On the facing wall, the artist’s equally large monochromes deal in integrity or consistency of a colour, depending on viewing distance and application of pigment - the ‘materiality’ in the literature (traditionally recognised as facture). Here Thomas’ touch is anxious to signal a lightness and fluency, a patience and deliberation, a kind of relaxed ‘slow painting’, albeit of a fairly modest task. Concerns with a unitary colour identity for a work - or as a work - go to the heart of Minimalism and it was the steady concession to additional properties for painting, as qualification, that eventually exhausted the project.

When A Still Painting Shows Us That We Are Moving (2016) 244 X 183 cm acrylic on linen

At this point a polemic is introduced. Very briefly, in the fifties, matters of colour identity in painting were tested against scale, shape, support or surface, application and pigment for a nagging equivocation. In a nutshell, the colour of a shape or the shape of a colour, its size, consistency and constituency fuse into one irreducible instance – the sign of itself. Painting as picture can be reduced to this much. With Minimalism, by the sixties, shape is confined to stricter symmetries, initially, stripes, monochromes and grids, which soon suggest the frame itself participate, by thickness to sides and as novel ‘shaped canvases’. Elsewhere, shape and colour are determined by more radical pouring to application, suitable support and these in turn prompt novel pigment concoctions although severely limit shape options and rapidly acquire a three-dimensional or sculptural project. Scale as a factor soon suggests an architectural dimension which confines application, support and pigment in some ways, while elegantly declaring stripe, grid or monochrome in complimentary setting. You cannot have it all in one go, is the message eventually. Minimalism, as a quest for a fixed foundation for painting expires in myriad factors, factions, combinations and variation, finally proves chimerical. By the end of the seventies, critics rashly conclude the death of painting. Even to declare the death of abstraction proves premature, but effectively the project loses momentum as a guiding intellectual doctrine, is soon overshadowed by post modernist perspectives.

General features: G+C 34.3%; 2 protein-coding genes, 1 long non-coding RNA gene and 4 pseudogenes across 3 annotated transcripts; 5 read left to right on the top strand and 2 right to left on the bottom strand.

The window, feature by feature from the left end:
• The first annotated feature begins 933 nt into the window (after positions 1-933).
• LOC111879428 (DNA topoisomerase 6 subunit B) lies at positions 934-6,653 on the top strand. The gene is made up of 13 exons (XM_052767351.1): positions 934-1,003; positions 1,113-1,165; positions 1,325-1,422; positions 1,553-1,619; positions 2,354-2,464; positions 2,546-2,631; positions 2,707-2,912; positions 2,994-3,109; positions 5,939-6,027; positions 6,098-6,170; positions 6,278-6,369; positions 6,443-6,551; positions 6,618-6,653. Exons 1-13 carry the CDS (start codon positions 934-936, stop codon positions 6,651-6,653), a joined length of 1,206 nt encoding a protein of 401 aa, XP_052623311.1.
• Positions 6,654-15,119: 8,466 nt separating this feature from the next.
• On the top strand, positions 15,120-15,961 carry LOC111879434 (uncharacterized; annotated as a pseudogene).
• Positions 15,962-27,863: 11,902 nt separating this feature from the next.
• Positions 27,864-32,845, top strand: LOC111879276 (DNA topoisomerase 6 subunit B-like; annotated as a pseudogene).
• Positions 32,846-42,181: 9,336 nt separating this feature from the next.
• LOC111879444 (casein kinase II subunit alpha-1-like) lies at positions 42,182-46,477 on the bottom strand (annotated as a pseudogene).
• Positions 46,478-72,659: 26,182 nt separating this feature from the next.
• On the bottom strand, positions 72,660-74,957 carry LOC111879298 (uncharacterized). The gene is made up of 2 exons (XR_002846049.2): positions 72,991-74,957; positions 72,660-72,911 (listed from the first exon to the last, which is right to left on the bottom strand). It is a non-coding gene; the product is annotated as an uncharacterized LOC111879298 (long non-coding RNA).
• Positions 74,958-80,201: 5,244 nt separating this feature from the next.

What has become clear by 2021, however, is that Post Modernism proved no more than an interval as the quest for intrinsic properties for painting was gradually exchanged for extrinsic properties, for social and political factors determining a work. One looks inward, for the core of form, the other looks outward, to the social network in which it arises, for content. One sees the work representing itself; the other sees the work representing the artist. Both are finally crippled by dogma, but essentially address different needs. Identity Art finds greatest application in the growing levels of art administration, in public collections and their networks, education and the profusion of art awards that now replace criticism. The concern really is with an equitable distribution of recognition for works according to favoured social profiles of artists. Yet the project is inconvenienced where the same profile results in strikingly different styles, cannot explain how a work then refers to or represents the artist, no matter how worthy the content. The project is simply blind to formal differences beyond mere illustration, can only endorse a sprawling pluralism, which in turn offers no measure for awards or recognition.

Installation view

While too much form proved stultifying, too little simply grinds matters to a halt. Similarly, fear of a ‘grand narrative’ leaves art history in limbo, can only be revisited in the interests of a favoured social segment or profile. How does one recover a crucial cultural consensus? This is really part of a much broader problem, but within the sphere of art, the role of depiction or figuration cannot be confined solely to painting, the role of painting confined exclusively to figuration. The formal resources of painting need to be seen in relation to broader pictorial practices. A show like Moving Times, with its sly play upon moving (as motion or emotion) provides a surprising and timely reminder of the problem and the consequences of neglect. For an artist like Thomas it provides a vehicle of measured contemplation, somewhat like a Buddhist meditation on representation. It comes as no surprise that the artist is also an authority on traditional and contemporary Asian art, but abstraction has other uses, painting has other options. A re-engagement with the problem is overdue and underestimated.

Black Reflection Monochrome (Time/Light and Dust) 1999 244 X 183 cm acrylic on linen


My thanks to both for help in preparing this review


Art Blart

Auckland Art Gallery


David Thomas

Design Hub RMIT

Eye Contact Magazine



Minus Space


Performing Mobiles

The City Journal

Two Rooms



You Tube